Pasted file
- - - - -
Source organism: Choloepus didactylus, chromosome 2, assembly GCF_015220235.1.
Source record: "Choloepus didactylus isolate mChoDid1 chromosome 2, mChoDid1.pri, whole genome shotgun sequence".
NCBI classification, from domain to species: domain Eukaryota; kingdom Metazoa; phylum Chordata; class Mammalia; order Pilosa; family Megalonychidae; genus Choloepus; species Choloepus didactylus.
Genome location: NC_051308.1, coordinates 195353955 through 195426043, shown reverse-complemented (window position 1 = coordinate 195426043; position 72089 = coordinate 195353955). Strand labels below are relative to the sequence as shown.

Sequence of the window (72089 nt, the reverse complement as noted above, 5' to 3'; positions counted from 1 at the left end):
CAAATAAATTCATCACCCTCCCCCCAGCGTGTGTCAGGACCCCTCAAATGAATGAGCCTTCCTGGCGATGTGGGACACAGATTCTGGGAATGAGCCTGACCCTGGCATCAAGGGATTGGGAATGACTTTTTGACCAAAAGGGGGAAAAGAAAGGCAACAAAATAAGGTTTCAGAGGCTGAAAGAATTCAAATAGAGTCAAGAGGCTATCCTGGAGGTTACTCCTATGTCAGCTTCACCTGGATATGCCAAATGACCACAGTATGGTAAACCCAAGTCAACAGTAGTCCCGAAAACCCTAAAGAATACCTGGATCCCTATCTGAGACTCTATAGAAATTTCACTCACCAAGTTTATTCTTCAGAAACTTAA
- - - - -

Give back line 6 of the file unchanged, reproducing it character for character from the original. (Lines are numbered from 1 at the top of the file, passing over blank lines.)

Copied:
CAAATAAATTCATCACCCTCCCCCCAGCGTGTGTCAGGACCCCTCAAATGAATGAGCCTTCCTGGCGATGTGGGACACAGATTCTGGGAATGAGCCTGACCCTGGCATCAAGGGATTGGGAATGACTTTTTGACCAAAAGGGGGAAAAGAAAGGCAACAAAATAAGGTTTCAGAGGCTGAAAGAATTCAAATAGAGTCAAGAGGCTATCCTGGAGGTTACTCCTATGTCAGCTTCACCTGGATATGCCAAATGACCACAGTATGGTAAACCCAAGTCAACAGTAGTCCCGAAAACCCTAAAGAATACCTGGATCCCTATCTGAGACTCTATAGAAATTTCACTCACCAAGTTTATTCTTCAGAAACTTAA